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Monday, October 20, 2014

Hot This Week: October 20

This week's movie listing remains mostly the same, with Brick Mansions, starring the late Paul Walker, being the only newcomer at #4. The music chart, on the other hand, has six new titles, led by country star Jason Aldean's new release. John Sandford edges out James Patterson to take over the fiction list, while five new titles shake up this week's non-fiction group.

DVD
  1. Transformers: Age of Extinction
  2. Blended
  3. Captain America: The Winter Soldier
  4. Brick Mansions
  5. Think Like a Man Too
  6. The Other Woman
  7. Divergent
  8. Moms' Night Out
  9. Draft Day
  10. The Amazing Spider-Man 2
CD
  1. Jason Aldean, Old Boots, New Dirt
  2. Hozier, Hozier
  3. Barbra Streisand, Partners
  4. Tony Bennett & Lady Gaga, Cheek to Cheek
  5. Weezer, Everything Will Be Alright in the End
  6. Blake Shelton, Bringing Back the Sunshine
  7. Stevie Nicks, 24 Karat Gold
  8. Alex & Sierra, It's About Us
  9. Keyshia Cole, Point of No Return
  10. Sam Smith, In the Lonely Hour
Fiction
  1. Deadline, John Sandford
  2. Burn, James Patterson and Michael Ledwidge
  3. Edge of Eternity, Ken Follett
  4. Lila, Marilynne Robinson
  5. Somewhere Safe with Somebody Good, Jan Karon
  6. Personal, Lee Child
  7. All the Light We Cannot See, Anthony Doerr
  8. Some Luck, Jane Smiley
  9. Paris Match, Stuart Woods
  10. The Children Act, Ian McEwen
Non-Fiction
  1. Killing Patton, Bill O'Reilly and Martin Dugard
  2. Not That Kind of Girl, Lena Dunham
  3. Being Mortal, Atul Gawande
  4. The Innovators, Walter Isaacson
  5. Stop the Coming Civil War, Michael Savage
  6. Worthy Fights, Leon Panetta
  7. What If?, Randall Munroe
  8. Rocks, Joe Perry and David Ritz
  9. Jesus on Trial, David Limbaugh
  10. 13 Hours, Mitchell Zuckoff

Wednesday, October 15, 2014

Beyond Gone Girl

Written by Jon Williams

After being released into theaters on October 3, Gone Girl has won the domestic box office for two consecutive weekends. The story of a wife who disappears on the morning of her fifth wedding anniversary and the possible guilt or innocence of her husband, the film has struck a chord with moviegoers, who have spent upwards of $80 million to see it so far. When it is released on DVD and Blu-ray in the coming months, it will no doubt prove to be just as popular with library patrons as its source material, the book by Gillian Flynn.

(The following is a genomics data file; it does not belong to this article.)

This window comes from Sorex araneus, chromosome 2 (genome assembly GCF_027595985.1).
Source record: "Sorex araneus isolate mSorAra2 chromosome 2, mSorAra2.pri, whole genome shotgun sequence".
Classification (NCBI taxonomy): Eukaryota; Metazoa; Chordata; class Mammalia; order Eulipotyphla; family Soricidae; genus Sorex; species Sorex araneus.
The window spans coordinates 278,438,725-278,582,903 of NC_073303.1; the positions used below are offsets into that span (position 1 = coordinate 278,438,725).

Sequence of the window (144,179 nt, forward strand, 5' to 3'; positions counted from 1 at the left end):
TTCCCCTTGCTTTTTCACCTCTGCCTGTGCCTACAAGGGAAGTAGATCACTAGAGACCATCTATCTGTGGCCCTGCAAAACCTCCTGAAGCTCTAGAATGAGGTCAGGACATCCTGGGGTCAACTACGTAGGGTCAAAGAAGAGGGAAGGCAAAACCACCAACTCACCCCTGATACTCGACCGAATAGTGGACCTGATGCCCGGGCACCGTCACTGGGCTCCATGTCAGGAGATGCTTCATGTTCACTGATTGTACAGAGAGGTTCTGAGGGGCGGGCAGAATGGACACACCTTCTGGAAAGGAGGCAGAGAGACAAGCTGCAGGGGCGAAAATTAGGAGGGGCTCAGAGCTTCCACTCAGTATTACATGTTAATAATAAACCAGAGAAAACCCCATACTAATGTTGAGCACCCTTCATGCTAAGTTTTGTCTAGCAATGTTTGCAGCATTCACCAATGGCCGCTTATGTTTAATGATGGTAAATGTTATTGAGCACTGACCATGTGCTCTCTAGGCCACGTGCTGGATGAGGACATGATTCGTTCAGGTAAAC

Flynn adapted the screenplay of Gone Girl from her own novel, which was then brought to the screen by acclaimed director David Fincher, known for Seven and The Social Network, among many others. The ill-fated husband and wife are played by Ben Affleck and Rosamund Pike. Everyone knows all about Affleck, of course; Pike is probably best known for her role as a villain in the 2002 Bond film Die Another Day, and has also appeared in such movies as Pride and Prejudice and The World’s End. The cast of Gone Girl also benefits from performances by such well-known actors as Neil Patrick Harris (who recently published his autobiography) and Tyler Perry (of Madea fame).

While Gone Girl is Flynn’s third and most recent novel, it is the only one of her works to be adapted for film so far. That will not be the case for long, however. Coming to theaters in 2015 will be Dark Places, adapted from Flynn’s second novel by writer/director Gilles Paquet-Brenner (who also adapted Tatiana de Rosney’s Sarah’s Key). It tells the story of Libby Day, who survives a massacre and testifies against her younger brother, and then, years later, must face suspicion that he wasn’t the culprit after all. Charlize Theron will star as Libby in this dark thriller.